You use the factory design pattern of course!

Let’s use this post to learn one of the most commonly used design patterns in the world of object-oriented programming. Instead of compelling you remember the names of classes, the factory pattern gives you a class based on something you know about that class. Let’s dive in to see what I mean. Continue reading “Design patterns: Factory pattern”

Design patterns: Singleton

In the last post, we saw the basics of objected-oriented sofware. We saw a simple example about cleaning a room and how to approach it either as a process or as an interaction between things. We saw various terminologies in the world of object-oriented software, such as classes, objects, methods, attributes, inheritance and interface. If you do not remember them, I encourage you to learn those from that post.

We are moving on from those basics in this post. We will be talking about design patterns. Using design patterns, objected-oriented programming solves some common patterns of problems that occur in the world of computers. As Tech 101 always promises, you will also see equivalent examples from the real world to make things simpler to understand. We start with a commonly occurring pattern called the singleton pattern.

Analogy for singleton pattern

Let’s imagine a country named ‘My Native Land’. ‘My Native Land’ is ruled by a single person at the helm. The citizens call him the President. He is the most accountable person and other countries approach this country through him. With such responsibility, it is to be ensured that there is only ONE person with the designation called president. The president is chosen by a public election.

The entire country goes through a unified election process. After much deliberation, candidates are chosen and the citizens get to vote their favourite. The candidates too need to go through a process of qualification to be eligible. E.g. certain education degree, certain work experience, etc. At the end of the process, one person gets to sit at the helm of the country.

This also means that citizens cannot simply proclaim themselves to be the president at their own free will. Nor can they simply appoint their dog, their neighbour, their grocery store owner or their village headman as their president. The only  way to choose a President is with a nation-wide election.

Also note that there can be only ONE actively serving president at any point of time. The current president gets to remain at the helm until the next election, after which only a victory will get him re-appointed. Otherwise he will have to relinquish his seat to the newly elected candidate.

The designation named ‘president’ did not exist forever. The role was created at some point of time. Probably when My Native Land embraced democracy. There was NO serving president before that. Someone was appointed for the first time, either through policy or through an inaugural election.

So, what’s the singleton pattern?

Drawing parallels from the president example, we should now define the singleton pattern. Here are the features of a singleton pattern.


  • There is a class (blueprint) named President. Only one object from the class can be present in the system at a time (similar to the ‘one president only’ analogy). If you need a refresher about classes and instances, please check this post.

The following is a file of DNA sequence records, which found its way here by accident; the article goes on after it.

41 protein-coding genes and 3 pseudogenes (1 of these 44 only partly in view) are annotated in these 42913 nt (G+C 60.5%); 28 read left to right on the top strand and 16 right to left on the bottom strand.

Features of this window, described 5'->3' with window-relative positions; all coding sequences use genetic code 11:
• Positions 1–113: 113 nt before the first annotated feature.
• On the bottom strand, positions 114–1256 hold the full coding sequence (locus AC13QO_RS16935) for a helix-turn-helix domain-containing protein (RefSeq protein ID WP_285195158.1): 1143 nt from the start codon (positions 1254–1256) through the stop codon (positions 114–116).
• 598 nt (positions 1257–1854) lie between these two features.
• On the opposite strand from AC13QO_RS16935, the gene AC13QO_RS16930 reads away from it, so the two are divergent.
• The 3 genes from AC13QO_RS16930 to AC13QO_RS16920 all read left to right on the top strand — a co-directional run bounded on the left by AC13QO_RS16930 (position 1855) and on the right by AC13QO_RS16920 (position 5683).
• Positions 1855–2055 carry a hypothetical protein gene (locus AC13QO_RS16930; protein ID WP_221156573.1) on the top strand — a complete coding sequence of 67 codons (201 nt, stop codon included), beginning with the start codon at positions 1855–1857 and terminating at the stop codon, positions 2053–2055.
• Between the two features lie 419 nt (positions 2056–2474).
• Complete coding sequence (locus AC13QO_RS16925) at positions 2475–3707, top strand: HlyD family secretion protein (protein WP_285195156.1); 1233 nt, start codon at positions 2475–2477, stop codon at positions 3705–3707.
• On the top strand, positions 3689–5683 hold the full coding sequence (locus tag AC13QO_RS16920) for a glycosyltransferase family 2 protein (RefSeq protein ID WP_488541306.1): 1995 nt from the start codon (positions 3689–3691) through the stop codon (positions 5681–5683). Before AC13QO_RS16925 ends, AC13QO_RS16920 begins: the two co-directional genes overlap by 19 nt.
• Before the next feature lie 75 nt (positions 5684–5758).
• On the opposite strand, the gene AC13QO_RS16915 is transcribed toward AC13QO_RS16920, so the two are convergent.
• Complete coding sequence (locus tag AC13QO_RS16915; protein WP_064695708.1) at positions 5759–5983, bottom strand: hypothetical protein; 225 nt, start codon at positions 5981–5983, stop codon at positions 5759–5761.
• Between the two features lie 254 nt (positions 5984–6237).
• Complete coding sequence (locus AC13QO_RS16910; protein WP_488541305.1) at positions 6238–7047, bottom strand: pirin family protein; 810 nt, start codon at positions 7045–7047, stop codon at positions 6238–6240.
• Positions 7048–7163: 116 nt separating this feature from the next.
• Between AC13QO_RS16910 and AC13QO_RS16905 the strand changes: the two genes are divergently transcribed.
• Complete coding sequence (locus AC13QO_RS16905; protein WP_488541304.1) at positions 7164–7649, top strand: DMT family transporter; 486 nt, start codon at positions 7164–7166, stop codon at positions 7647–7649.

• Only one point in the system (nation-wide election for a president) can create an object from the class. This point must ensure that only one object created at a time. If there are no objects of the class, then one is created (like the first president when democracy was embraced). Thereafter, if an object needs to be created, it should replace the old one. All references to the old object are lost (the old president stepping down for a new one).
  • Barring this single point (election for president), there should be no other way to create an object from the class (e.g. citizens informally crowning themselves or choosing their unqualified neighbour as their president).
  • Referring to the class automatically refers to the single object made out of it. For instance, if a person named Jose Capitan is the current president, then he is simply referred to as ‘The President’ or ‘Mr. President’. This saves the effort of remembering and calling every president by his/her name every time the person in charge changes.

Example of singletons in computer programming

Singletons are commonly used to access your computer’s hardware efficiently. Your phone camera is a good example. What would happen if every app were to create an object of the Camera class and try to access the camera simultaneously, not knowing that other apps also want it? It would be chaos.

Instead, your phone’s operating system dictates the creation of just one Camera object using the Camera class. This object speaks directly to the camera hardware. None of the apps are allowed to create their own Camera objects. They can only refer to the Camera object created by the operating system.

When the phone boots up, there is no Camera object. As soon as the operating system detects your camera hardware, it creates the singleton Camera object for the first time. A new Camera object is only created if \ the existing camera object crashes or if the user is given a way to switch off the camera hardware and switch it on again. The old Camera object will be deleted.


Singleton pattern allows you to safeguard important resources for which a single point must be responsible. It protects you from the chaos that would happen if multiple points for the same responsibility are created. Can you think of good examples where you can apply the singleton pattern? Let me know in your comments.